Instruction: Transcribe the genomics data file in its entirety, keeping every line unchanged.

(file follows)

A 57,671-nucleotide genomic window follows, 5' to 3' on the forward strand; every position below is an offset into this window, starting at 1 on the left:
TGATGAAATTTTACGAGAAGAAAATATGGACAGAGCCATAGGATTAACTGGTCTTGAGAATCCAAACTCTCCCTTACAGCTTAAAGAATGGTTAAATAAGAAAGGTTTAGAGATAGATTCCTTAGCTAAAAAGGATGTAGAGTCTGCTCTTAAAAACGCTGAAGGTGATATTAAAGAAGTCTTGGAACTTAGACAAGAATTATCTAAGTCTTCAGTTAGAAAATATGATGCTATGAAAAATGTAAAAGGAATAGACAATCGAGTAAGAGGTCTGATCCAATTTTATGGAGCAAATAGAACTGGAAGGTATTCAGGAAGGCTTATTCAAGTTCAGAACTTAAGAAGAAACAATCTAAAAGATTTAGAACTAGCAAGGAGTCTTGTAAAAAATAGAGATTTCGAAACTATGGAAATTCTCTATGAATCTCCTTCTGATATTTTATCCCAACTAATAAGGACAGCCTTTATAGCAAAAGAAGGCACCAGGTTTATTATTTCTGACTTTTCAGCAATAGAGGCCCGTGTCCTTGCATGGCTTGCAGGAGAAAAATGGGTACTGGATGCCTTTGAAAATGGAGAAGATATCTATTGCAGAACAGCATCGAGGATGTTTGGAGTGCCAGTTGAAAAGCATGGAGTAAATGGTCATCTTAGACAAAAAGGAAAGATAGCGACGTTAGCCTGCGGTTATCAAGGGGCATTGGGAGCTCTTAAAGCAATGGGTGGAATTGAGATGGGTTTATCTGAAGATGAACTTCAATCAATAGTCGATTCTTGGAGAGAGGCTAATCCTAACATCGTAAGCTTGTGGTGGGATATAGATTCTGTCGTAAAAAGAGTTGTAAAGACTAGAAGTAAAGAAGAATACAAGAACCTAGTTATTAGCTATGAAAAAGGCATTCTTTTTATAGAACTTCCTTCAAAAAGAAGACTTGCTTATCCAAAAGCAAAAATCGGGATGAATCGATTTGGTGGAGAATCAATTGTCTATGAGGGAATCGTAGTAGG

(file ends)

A 57,671-nucleotide genomic window follows, 5' to 3' on the forward strand; every position below is an offset into this window, starting at 1 on the left:
TGATGAAATTTTACGAGAAGAAAATATGGACAGAGCCATAGGATTAACTGGTCTTGAGAATCCAAACTCTCCCTTACAGCTTAAAGAATGGTTAAATAAGAAAGGTTTAGAGATAGATTCCTTAGCTAAAAAGGATGTAGAGTCTGCTCTTAAAAACGCTGAAGGTGATATTAAAGAAGTCTTGGAACTTAGACAAGAATTATCTAAGTCTTCAGTTAGAAAATATGATGCTATGAAAAATGTAAAAGGAATAGACAATCGAGTAAGAGGTCTGATCCAATTTTATGGAGCAAATAGAACTGGAAGGTATTCAGGAAGGCTTATTCAAGTTCAGAACTTAAGAAGAAACAATCTAAAAGATTTAGAACTAGCAAGGAGTCTTGTAAAAAATAGAGATTTCGAAACTATGGAAATTCTCTATGAATCTCCTTCTGATATTTTATCCCAACTAATAAGGACAGCCTTTATAGCAAAAGAAGGCACCAGGTTTATTATTTCTGACTTTTCAGCAATAGAGGCCCGTGTCCTTGCATGGCTTGCAGGAGAAAAATGGGTACTGGATGCCTTTGAAAATGGAGAAGATATCTATTGCAGAACAGCATCGAGGATGTTTGGAGTGCCAGTTGAAAAGCATGGAGTAAATGGTCATCTTAGACAAAAAGGAAAGATAGCGACGTTAGCCTGCGGTTATCAAGGGGCATTGGGAGCTCTTAAAGCAATGGGTGGAATTGAGATGGGTTTATCTGAAGATGAACTTCAATCAATAGTCGATTCTTGGAGAGAGGCTAATCCTAACATCGTAAGCTTGTGGTGGGATATAGATTCTGTCGTAAAAAGAGTTGTAAAGACTAGAAGTAAAGAAGAATACAAGAACCTAGTTATTAGCTATGAAAAAGGCATTCTTTTTATAGAACTTCCTTCAAAAAGAAGACTTGCTTATCCAAAAGCAAAAATCGGGATGAATCGATTTGGTGGAGAATCAATTGTCTATGAGGGAATCGTAGTAGG